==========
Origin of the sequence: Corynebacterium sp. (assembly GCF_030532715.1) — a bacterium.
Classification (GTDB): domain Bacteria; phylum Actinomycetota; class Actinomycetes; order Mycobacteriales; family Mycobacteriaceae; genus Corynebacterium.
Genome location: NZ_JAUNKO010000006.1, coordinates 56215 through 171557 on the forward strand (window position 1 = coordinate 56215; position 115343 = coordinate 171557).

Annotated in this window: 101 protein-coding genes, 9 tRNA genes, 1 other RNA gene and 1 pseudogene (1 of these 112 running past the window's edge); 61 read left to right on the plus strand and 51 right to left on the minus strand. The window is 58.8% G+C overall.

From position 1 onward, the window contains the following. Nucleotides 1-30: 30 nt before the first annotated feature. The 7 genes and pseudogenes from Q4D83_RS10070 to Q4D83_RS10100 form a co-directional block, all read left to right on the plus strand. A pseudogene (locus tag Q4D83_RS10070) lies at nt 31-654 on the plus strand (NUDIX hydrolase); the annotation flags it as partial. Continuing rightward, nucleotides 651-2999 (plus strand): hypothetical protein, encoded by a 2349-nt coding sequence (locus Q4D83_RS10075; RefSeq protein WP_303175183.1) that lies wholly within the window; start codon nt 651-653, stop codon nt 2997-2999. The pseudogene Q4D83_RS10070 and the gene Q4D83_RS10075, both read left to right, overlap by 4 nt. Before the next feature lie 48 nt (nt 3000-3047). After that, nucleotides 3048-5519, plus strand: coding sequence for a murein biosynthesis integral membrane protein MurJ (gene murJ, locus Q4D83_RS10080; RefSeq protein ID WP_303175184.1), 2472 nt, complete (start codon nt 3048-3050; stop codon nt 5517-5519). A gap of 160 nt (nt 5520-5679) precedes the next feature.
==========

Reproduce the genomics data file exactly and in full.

Origin of the sequence: Corynebacterium sp. (assembly GCF_030532715.1) — a bacterium.
Classification (GTDB): domain Bacteria; phylum Actinomycetota; class Actinomycetes; order Mycobacteriales; family Mycobacteriaceae; genus Corynebacterium.
Genome location: NZ_JAUNKO010000006.1, coordinates 56215 through 171557 on the forward strand (window position 1 = coordinate 56215; position 115343 = coordinate 171557).

Annotated in this window: 101 protein-coding genes, 9 tRNA genes, 1 other RNA gene and 1 pseudogene (1 of these 112 running past the window's edge); 61 read left to right on the plus strand and 51 right to left on the minus strand. The window is 58.8% G+C overall.

From position 1 onward, the window contains the following. Nucleotides 1-30: 30 nt before the first annotated feature. The 7 genes and pseudogenes from Q4D83_RS10070 to Q4D83_RS10100 form a co-directional block, all read left to right on the plus strand. A pseudogene (locus tag Q4D83_RS10070) lies at nt 31-654 on the plus strand (NUDIX hydrolase); the annotation flags it as partial. Continuing rightward, nucleotides 651-2999 (plus strand): hypothetical protein, encoded by a 2349-nt coding sequence (locus Q4D83_RS10075; RefSeq protein WP_303175183.1) that lies wholly within the window; start codon nt 651-653, stop codon nt 2997-2999. The pseudogene Q4D83_RS10070 and the gene Q4D83_RS10075, both read left to right, overlap by 4 nt. Before the next feature lie 48 nt (nt 3000-3047). After that, nucleotides 3048-5519, plus strand: coding sequence for a murein biosynthesis integral membrane protein MurJ (gene murJ, locus Q4D83_RS10080; RefSeq protein ID WP_303175184.1), 2472 nt, complete (start codon nt 3048-3050; stop codon nt 5517-5519). A gap of 160 nt (nt 5520-5679) precedes the next feature.